In 2015, the question of whether bars and restaurants should be allowed to spill out onto downtown sidewalks became all-consuming in Raleigh. An ad that appeared in The News & Observer a week before the October election depicted a hunched-over man, leaning on a lamppost, seemingly seconds from puking. It ran with the instantly infamous caption, “Do we really want Raleigh to become drunktown?”
Times have changed.
For starters, Mary-Ann Baldwin—the city council’s biggest backer of downtown nightlife back then—is now mayor. But more importantly, the coronavirus pandemic has Raleigh’s leaders considering a program that could lead to the soft closures of downtown’s main drags to allow for more curbside restaurant and bar seating as well as expanded pedestrian and bicycle access.
Amid the state’s stay-at-home order, which was lifted last week, Raleigh residents had few options for recreation beyond the city’s sprawling greenway system, which left areas like Lynn Lake, Lake Johnson, and sections of the Neuse Greenway heavily trafficked. Concerns about crowding on the trails and a lack of social distancing left city officials wondering if the now-empty downtown could help ease the burden while also giving restaurants an opportunity to expand seating beyond their brick-and-mortar locations, which Governor Cooper has restricted to 50 percent capacity for at least the next month. (Capacity is based on indoor seating.)
In two unanimous votes last week, the council authorized its staff to analyze viable streets for shared uses and soft closures—meaning roads are not permanently blocked off—while also exploring options to increase outdoor dining.
The “shared streets” concept is nothing new. Oakland, Denver, Seattle, and even Charlotte have already implemented versions. Oakland used soft closures to transform streets into “bike boulevards” over 20 miles of the city. Charlotte has identified three corridors in which to restrict traffic and expand multimodal access; it has five more streets under consideration.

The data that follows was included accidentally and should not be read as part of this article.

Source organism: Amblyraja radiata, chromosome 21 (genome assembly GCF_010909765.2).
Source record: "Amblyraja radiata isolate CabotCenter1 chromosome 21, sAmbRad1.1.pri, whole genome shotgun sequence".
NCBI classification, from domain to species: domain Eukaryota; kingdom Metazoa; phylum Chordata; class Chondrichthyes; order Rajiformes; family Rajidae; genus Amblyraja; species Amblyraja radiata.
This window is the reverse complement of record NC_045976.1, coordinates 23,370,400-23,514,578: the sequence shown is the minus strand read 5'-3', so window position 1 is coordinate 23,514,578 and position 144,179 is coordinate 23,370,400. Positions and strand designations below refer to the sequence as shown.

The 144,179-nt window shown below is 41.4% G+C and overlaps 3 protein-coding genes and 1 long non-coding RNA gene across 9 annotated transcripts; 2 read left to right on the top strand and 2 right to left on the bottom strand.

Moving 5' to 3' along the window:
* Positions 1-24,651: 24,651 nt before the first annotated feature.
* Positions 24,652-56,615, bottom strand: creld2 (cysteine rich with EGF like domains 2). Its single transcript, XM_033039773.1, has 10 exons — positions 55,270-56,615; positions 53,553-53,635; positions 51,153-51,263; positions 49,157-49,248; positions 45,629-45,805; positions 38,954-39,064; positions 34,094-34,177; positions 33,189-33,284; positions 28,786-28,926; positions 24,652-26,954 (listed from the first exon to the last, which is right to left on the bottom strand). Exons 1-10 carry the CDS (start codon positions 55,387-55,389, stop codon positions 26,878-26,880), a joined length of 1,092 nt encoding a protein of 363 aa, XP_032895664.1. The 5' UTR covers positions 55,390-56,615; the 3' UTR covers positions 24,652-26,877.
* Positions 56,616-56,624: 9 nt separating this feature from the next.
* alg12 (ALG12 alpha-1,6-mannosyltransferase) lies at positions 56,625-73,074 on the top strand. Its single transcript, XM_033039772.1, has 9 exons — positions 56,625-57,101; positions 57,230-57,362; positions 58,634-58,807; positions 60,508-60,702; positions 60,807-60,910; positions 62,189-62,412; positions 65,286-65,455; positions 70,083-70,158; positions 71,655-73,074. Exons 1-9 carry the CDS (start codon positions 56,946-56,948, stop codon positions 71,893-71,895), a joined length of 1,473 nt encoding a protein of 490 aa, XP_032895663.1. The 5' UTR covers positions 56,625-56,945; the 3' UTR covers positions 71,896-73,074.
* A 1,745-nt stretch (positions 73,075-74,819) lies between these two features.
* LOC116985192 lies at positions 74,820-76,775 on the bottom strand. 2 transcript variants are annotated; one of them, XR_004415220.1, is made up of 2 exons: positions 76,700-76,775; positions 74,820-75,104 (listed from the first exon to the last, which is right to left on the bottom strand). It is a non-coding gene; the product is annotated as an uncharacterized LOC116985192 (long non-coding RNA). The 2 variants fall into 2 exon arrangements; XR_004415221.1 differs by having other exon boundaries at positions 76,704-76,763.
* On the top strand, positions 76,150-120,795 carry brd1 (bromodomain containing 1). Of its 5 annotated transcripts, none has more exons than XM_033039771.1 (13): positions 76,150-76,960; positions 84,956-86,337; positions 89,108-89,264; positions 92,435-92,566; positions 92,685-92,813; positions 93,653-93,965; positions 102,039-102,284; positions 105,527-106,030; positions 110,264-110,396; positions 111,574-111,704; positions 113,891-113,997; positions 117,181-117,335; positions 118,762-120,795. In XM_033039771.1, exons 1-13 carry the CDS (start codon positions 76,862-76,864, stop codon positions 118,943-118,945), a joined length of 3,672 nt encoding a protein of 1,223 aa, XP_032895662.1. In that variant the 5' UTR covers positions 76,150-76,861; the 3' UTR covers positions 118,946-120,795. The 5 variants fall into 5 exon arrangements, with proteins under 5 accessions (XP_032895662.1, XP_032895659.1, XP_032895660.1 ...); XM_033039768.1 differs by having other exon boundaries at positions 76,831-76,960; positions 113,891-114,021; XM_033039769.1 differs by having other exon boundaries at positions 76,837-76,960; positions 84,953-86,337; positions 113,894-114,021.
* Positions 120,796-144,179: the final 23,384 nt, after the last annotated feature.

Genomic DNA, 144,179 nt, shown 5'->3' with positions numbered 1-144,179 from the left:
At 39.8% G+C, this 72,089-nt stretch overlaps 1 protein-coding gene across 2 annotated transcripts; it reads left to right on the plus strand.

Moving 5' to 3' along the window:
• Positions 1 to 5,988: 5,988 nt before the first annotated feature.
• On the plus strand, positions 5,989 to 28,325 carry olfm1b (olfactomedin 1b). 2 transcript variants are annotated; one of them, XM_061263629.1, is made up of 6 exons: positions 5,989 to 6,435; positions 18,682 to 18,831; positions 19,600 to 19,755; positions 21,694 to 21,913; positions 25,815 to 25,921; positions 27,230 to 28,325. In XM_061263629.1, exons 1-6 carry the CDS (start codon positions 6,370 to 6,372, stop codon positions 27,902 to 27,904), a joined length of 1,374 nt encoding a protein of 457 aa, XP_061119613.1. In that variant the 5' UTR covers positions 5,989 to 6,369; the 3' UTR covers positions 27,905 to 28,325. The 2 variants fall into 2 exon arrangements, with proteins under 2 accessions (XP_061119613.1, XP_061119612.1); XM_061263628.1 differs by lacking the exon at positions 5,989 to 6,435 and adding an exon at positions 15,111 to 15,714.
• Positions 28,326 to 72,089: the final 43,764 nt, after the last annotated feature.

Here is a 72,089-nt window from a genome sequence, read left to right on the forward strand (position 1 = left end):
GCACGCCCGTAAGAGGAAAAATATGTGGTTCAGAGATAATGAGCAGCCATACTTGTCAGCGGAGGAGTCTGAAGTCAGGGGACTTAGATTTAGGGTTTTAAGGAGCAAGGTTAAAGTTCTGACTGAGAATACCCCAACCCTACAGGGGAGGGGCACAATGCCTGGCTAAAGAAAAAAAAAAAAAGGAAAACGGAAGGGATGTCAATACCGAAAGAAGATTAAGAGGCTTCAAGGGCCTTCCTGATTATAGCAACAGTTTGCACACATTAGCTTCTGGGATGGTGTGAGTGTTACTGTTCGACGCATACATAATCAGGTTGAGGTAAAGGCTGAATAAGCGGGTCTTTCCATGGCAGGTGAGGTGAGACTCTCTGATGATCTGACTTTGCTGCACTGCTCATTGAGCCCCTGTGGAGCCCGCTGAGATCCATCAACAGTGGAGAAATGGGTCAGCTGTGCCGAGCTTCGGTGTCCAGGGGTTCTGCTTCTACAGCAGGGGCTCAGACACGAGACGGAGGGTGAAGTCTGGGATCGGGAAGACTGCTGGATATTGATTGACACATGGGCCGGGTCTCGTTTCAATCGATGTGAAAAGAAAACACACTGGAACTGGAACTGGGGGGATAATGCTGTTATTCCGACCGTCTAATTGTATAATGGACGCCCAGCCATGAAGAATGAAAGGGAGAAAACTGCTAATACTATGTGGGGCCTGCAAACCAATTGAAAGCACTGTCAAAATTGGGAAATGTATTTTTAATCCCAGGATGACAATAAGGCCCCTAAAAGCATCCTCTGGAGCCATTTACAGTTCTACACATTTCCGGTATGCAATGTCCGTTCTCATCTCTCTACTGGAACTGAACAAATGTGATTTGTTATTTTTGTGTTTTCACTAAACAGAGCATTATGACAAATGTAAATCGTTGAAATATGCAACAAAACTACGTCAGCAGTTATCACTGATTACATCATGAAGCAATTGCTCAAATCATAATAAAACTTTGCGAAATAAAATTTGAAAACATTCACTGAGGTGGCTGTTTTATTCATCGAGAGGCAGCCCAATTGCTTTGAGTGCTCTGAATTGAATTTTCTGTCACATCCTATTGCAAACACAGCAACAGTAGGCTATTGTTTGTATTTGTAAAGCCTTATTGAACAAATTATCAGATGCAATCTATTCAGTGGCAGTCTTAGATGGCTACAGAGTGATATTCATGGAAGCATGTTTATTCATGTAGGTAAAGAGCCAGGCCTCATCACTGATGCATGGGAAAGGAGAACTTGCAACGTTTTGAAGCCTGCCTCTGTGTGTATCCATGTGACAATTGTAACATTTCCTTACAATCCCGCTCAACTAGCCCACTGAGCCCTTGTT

In Raleigh, city staffers suggested analyzing the streetscape for areas already used by bicyclists to find locations with low speed limits and access to greenways, parks, and commercial areas. During a presentation last week, Baldwin wondered if there could be a connection between Chavis and Dix Parks. Council member Corey Branch asked if areas near schools with vacant parking lots could be considered as well.
Expanding outdoor dining is more complicated and could require changing the city’s existing ordinances or requesting permitting and insurance extensions from the Alcoholic Beverage Control Commission. If the city moves forward, it could mean fully closing streets to allow restaurants to sprawl out their dining areas onto the sidewalk and into the street. Other options include targeting restaurants that already have outdoor dining, focusing on parking lots, or creating pathways around sidewalks to protect pedestrians’ right-of-way while also expanding available dining space.
No matter which route the city chooses, it will have to be handicapped-accessible, council member Nicole Stewart pointed out. And because no one knows how long the pandemic will last, Stewart urged her colleagues to get a pilot program off the ground quickly.
“It’s going to be crucial for us to act quickly and be flexible while working with our business owners across the city,” Stewart said.
Trophy Brewing owner David Meeker agreed. An avid longtime runner and bicyclist, he says sidewalks have been congested for the last few weeks, making social distancing impossible.
Meeker sees the pandemic as an opportunity to try something new and “take back the streets from cars.”
“In some ways, we need to go out and do it,” he says. “We might be running out of time; we don’t know how long this is going to last. It’s a game-changer for some businesses: outdoor seating is the best sign you can have, while businesses are reopening, to say to people, ‘Hey, we’re open. Come by.’”
Contact Raleigh news editor Leigh Tauss at firstname.lastname@example.org.
DEAR READERS, WE NEED YOUR HELP NOW MORE THAN EVER. Support independent local journalism by joining the INDY Press Club today. Your contributions will keep our fearless watchdog reporting and essential arts and culture coverage viable in the Triangle, coronavirus be damned.